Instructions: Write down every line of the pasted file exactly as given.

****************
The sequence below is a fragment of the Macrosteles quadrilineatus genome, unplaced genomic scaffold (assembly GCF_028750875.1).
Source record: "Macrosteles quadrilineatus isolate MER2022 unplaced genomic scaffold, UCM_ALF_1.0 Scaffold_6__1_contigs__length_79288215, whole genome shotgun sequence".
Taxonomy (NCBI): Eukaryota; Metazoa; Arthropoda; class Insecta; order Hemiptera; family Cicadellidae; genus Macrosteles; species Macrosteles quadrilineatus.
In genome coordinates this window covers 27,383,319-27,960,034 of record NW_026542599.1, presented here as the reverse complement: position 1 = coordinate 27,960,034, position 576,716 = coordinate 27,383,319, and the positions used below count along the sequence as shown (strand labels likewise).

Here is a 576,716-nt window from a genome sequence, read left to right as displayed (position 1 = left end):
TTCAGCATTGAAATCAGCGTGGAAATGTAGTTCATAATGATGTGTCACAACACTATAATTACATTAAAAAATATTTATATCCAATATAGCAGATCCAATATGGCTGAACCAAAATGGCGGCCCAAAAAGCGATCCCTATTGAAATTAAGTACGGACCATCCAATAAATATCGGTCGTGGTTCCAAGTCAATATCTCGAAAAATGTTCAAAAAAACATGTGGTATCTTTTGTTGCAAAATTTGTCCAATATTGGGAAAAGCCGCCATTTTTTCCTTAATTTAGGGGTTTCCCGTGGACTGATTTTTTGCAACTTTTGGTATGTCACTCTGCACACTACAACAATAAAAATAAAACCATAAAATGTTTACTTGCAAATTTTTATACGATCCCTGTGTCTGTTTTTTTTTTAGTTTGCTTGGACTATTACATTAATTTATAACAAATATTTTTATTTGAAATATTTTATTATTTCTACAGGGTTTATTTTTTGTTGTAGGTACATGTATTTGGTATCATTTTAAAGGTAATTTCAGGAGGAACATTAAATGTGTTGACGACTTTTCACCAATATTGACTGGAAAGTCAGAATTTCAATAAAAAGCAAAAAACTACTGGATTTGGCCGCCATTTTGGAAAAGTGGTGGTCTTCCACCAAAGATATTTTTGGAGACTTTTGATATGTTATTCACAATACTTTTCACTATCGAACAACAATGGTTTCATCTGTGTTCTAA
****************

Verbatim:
The sequence below is a fragment of the Macrosteles quadrilineatus genome, unplaced genomic scaffold (assembly GCF_028750875.1).
Source record: "Macrosteles quadrilineatus isolate MER2022 unplaced genomic scaffold, UCM_ALF_1.0 Scaffold_6__1_contigs__length_79288215, whole genome shotgun sequence".
Taxonomy (NCBI): Eukaryota; Metazoa; Arthropoda; class Insecta; order Hemiptera; family Cicadellidae; genus Macrosteles; species Macrosteles quadrilineatus.
In genome coordinates this window covers 27,383,319-27,960,034 of record NW_026542599.1, presented here as the reverse complement: position 1 = coordinate 27,960,034, position 576,716 = coordinate 27,383,319, and the positions used below count along the sequence as shown (strand labels likewise).

Here is a 576,716-nt window from a genome sequence, read left to right as displayed (position 1 = left end):
TTCAGCATTGAAATCAGCGTGGAAATGTAGTTCATAATGATGTGTCACAACACTATAATTACATTAAAAAATATTTATATCCAATATAGCAGATCCAATATGGCTGAACCAAAATGGCGGCCCAAAAAGCGATCCCTATTGAAATTAAGTACGGACCATCCAATAAATATCGGTCGTGGTTCCAAGTCAATATCTCGAAAAATGTTCAAAAAAACATGTGGTATCTTTTGTTGCAAAATTTGTCCAATATTGGGAAAAGCCGCCATTTTTTCCTTAATTTAGGGGTTTCCCGTGGACTGATTTTTTGCAACTTTTGGTATGTCACTCTGCACACTACAACAATAAAAATAAAACCATAAAATGTTTACTTGCAAATTTTTATACGATCCCTGTGTCTGTTTTTTTTTTAGTTTGCTTGGACTATTACATTAATTTATAACAAATATTTTTATTTGAAATATTTTATTATTTCTACAGGGTTTATTTTTTGTTGTAGGTACATGTATTTGGTATCATTTTAAAGGTAATTTCAGGAGGAACATTAAATGTGTTGACGACTTTTCACCAATATTGACTGGAAAGTCAGAATTTCAATAAAAAGCAAAAAACTACTGGATTTGGCCGCCATTTTGGAAAAGTGGTGGTCTTCCACCAAAGATATTTTTGGAGACTTTTGATATGTTATTCACAATACTTTTCACTATCGAACAACAATGGTTTCATCTGTGTTCTAA